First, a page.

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1 - 10 of 11 results for: EASTASN ; Currently searching autumn courses. You can expand your search to include all quarters

EASTASN 94: The Rise of China in World Affairs (EASTASN 294)

This course examines the impact and implications of the rise of China in contemporary world politics from a historical and international relations perspective. It reviews China's halting progress into the international system, sketches the evolution of PRC foreign policy since 1949, and analyzes China's developmental priorities and domestic political context as they figure into Beijing's interactions with the world. It sketches American policy toward the PRC, and it assesses alternative approaches to dealing with China on such issues as arms and nuclear proliferation, regional security arrangements, international trade and investment, human rights, environmental problems, and the Taiwan and Tibet questions.
Terms: Aut | Units: 3-5
Instructors: Miller, A. (PI)

EASTASN 95: Korean Economy and Business: Theory, Practice, and Strategic Implications (EASTASN 295)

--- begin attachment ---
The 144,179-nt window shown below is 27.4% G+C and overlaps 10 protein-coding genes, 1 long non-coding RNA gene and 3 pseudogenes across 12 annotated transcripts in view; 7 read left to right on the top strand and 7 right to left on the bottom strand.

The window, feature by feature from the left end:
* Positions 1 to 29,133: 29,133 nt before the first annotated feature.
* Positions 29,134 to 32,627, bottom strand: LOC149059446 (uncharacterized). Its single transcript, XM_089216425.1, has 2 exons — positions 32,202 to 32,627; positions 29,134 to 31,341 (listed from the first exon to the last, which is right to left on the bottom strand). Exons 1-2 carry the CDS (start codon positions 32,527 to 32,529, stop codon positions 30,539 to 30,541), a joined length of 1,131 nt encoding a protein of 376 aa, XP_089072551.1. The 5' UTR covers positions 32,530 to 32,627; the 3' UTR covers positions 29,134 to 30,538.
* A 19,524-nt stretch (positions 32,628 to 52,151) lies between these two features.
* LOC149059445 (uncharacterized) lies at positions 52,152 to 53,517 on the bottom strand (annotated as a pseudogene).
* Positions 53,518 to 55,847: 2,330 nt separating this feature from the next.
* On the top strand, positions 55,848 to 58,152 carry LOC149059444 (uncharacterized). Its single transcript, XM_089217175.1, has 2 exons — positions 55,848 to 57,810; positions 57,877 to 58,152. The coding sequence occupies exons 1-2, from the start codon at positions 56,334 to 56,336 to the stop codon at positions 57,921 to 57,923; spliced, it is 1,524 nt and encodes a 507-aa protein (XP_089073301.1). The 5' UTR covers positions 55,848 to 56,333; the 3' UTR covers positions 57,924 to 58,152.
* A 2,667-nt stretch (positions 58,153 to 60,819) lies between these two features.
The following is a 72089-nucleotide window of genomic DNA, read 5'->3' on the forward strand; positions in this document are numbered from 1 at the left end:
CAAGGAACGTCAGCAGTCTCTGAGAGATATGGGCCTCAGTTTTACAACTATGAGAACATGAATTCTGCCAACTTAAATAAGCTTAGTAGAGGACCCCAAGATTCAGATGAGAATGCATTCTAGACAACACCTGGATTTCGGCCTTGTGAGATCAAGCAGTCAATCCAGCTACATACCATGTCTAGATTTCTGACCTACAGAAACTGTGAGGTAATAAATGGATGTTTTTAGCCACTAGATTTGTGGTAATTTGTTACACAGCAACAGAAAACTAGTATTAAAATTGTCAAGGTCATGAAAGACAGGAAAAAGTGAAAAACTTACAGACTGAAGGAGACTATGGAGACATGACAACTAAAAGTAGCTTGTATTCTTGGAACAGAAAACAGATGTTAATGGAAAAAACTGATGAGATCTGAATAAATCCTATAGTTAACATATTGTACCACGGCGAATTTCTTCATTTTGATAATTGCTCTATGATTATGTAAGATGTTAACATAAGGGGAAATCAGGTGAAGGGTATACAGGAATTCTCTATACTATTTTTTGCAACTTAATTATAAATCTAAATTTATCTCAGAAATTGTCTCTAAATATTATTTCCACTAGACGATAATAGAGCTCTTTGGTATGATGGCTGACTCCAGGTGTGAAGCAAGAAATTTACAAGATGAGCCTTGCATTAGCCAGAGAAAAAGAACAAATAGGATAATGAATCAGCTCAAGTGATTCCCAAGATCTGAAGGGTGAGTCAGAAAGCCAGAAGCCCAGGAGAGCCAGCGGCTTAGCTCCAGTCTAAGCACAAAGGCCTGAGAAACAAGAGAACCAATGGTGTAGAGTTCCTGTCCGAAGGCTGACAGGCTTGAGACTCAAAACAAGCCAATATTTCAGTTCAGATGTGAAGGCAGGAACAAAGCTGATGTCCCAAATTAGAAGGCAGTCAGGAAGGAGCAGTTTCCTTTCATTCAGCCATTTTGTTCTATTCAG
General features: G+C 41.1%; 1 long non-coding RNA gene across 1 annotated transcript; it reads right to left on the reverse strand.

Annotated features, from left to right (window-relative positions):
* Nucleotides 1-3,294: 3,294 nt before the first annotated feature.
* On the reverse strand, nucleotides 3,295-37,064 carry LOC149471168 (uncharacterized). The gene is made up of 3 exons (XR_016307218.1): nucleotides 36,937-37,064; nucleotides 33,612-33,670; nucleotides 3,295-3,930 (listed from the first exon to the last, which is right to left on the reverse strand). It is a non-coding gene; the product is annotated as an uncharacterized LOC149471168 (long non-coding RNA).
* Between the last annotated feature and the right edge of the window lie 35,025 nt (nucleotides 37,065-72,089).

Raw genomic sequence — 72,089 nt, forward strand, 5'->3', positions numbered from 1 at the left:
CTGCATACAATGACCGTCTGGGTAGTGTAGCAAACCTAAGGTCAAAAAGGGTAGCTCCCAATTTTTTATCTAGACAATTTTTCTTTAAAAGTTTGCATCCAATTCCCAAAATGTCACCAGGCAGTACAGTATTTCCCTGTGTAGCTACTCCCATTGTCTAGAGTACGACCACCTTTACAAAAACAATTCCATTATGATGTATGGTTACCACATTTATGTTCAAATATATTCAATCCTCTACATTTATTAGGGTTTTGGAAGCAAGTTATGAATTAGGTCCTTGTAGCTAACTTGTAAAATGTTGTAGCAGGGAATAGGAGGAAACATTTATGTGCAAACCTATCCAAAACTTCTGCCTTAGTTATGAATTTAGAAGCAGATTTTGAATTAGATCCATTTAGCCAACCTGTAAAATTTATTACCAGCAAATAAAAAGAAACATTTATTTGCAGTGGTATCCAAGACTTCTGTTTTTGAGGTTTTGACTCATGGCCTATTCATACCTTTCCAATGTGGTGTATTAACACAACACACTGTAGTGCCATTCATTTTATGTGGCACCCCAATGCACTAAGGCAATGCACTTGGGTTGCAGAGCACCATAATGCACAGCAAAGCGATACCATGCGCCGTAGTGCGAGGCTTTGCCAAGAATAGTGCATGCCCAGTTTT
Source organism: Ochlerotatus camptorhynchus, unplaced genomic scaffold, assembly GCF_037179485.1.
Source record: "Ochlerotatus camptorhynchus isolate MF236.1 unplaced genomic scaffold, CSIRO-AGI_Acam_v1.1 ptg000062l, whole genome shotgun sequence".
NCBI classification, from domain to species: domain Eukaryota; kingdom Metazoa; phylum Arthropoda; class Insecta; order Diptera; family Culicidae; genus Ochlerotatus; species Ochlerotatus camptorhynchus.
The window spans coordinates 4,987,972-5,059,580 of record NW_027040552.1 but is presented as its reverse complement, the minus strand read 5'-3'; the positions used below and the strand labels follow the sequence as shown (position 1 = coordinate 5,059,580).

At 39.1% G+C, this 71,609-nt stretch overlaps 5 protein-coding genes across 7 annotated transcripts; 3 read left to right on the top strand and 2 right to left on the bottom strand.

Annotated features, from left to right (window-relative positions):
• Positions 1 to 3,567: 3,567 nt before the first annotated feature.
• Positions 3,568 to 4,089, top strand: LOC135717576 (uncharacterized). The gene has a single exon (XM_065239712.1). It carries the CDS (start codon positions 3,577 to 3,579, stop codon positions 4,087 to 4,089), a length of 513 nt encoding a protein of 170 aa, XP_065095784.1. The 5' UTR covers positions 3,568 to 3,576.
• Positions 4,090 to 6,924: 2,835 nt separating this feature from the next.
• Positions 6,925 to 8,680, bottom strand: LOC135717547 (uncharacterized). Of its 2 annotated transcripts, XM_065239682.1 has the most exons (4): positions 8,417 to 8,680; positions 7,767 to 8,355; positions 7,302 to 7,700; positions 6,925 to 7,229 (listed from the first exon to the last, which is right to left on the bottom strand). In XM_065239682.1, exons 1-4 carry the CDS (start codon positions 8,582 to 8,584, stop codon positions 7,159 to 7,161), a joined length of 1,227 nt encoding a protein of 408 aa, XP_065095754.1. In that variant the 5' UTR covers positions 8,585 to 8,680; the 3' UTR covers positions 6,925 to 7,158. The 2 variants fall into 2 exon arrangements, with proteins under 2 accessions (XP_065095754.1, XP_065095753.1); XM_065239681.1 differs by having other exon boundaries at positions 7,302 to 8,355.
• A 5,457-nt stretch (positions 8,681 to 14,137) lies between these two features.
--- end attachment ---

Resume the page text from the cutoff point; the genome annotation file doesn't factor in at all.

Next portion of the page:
This course addresses the key factors behind Korea's accelerated growth over the past 50 years. Existing Western theories cannot fully explain Korea's economic and business development, because these theories were established under a different political, economic, and social system. This course focuses on the fundamental driving forces behind Korea's success, many of which continue to be neglected in ongoing studies. This course aims to introduce a new framework that presents strategic implications that are more appropriate for Korea; review the fundamental background of Korea's growth in detail and apply this new framework to better explain Korea's success; and evaluate Korea as a case study to provide useful guidelines for other countries.
Terms: Aut | Units: 3
Instructors: Moon, H. (PI)

EASTASN 176: Chinese Music Performance

This class offers a unique opportunity to learn and perform Chinese music in the dynamic setting of Stanford's Chinese Music Ensemble. We will perform traditional Chinese music on a variety of Chinese instruments and study the fascinating history of Chinese music performance practice. Students will also work individually with music coaches. The course will promote an awareness of Chinese musical culture and is open to students of all levels of experience. Anyone with an interest in learning and performing Chinese music on Chinese instruments is welcome to join. Zero unit enrollment option available with instructor permission. May be repeated for credit for 15 total units. By enrolling in this course you are giving consent for the video and audio recording and distribution of your image and performance for use by any entity at Stanford University.
Terms: Aut, Win, Spr | Units: 1-2 | Repeatable for credit
Instructors: Cai, J. (PI)

EASTASN 176Z: Chinese Music Performance